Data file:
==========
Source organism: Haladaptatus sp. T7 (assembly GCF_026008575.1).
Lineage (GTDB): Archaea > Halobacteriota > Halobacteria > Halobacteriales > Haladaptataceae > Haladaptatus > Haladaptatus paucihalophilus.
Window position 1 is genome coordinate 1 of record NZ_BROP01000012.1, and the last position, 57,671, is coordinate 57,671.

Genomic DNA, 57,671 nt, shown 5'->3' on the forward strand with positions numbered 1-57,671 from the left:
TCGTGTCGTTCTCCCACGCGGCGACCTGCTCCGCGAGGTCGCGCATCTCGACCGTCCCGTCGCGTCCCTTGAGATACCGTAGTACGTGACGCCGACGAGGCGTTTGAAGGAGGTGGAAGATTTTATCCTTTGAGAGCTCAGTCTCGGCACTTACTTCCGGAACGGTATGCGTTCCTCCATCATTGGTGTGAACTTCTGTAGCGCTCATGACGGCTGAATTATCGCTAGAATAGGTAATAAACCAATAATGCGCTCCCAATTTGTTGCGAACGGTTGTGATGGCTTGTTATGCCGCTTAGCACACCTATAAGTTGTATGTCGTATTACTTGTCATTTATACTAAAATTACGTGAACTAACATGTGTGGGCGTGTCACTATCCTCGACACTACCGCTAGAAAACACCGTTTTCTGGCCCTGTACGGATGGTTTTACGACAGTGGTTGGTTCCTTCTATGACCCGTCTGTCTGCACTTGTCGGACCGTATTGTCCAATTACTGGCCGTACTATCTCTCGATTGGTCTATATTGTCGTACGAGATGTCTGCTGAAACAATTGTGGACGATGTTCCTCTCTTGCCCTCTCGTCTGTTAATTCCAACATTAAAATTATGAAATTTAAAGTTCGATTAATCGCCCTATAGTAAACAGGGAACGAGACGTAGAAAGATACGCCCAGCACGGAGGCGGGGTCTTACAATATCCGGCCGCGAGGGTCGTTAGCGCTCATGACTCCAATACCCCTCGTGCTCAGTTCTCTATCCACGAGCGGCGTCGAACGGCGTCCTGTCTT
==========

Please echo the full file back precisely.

Source organism: Haladaptatus sp. T7 (assembly GCF_026008575.1).
Lineage (GTDB): Archaea > Halobacteriota > Halobacteria > Halobacteriales > Haladaptataceae > Haladaptatus > Haladaptatus paucihalophilus.
Window position 1 is genome coordinate 1 of record NZ_BROP01000012.1, and the last position, 57,671, is coordinate 57,671.

Genomic DNA, 57,671 nt, shown 5'->3' on the forward strand with positions numbered 1-57,671 from the left:
TCGTGTCGTTCTCCCACGCGGCGACCTGCTCCGCGAGGTCGCGCATCTCGACCGTCCCGTCGCGTCCCTTGAGATACCGTAGTACGTGACGCCGACGAGGCGTTTGAAGGAGGTGGAAGATTTTATCCTTTGAGAGCTCAGTCTCGGCACTTACTTCCGGAACGGTATGCGTTCCTCCATCATTGGTGTGAACTTCTGTAGCGCTCATGACGGCTGAATTATCGCTAGAATAGGTAATAAACCAATAATGCGCTCCCAATTTGTTGCGAACGGTTGTGATGGCTTGTTATGCCGCTTAGCACACCTATAAGTTGTATGTCGTATTACTTGTCATTTATACTAAAATTACGTGAACTAACATGTGTGGGCGTGTCACTATCCTCGACACTACCGCTAGAAAACACCGTTTTCTGGCCCTGTACGGATGGTTTTACGACAGTGGTTGGTTCCTTCTATGACCCGTCTGTCTGCACTTGTCGGACCGTATTGTCCAATTACTGGCCGTACTATCTCTCGATTGGTCTATATTGTCGTACGAGATGTCTGCTGAAACAATTGTGGACGATGTTCCTCTCTTGCCCTCTCGTCTGTTAATTCCAACATTAAAATTATGAAATTTAAAGTTCGATTAATCGCCCTATAGTAAACAGGGAACGAGACGTAGAAAGATACGCCCAGCACGGAGGCGGGGTCTTACAATATCCGGCCGCGAGGGTCGTTAGCGCTCATGACTCCAATACCCCTCGTGCTCAGTTCTCTATCCACGAGCGGCGTCGAACGGCGTCCTGTCTT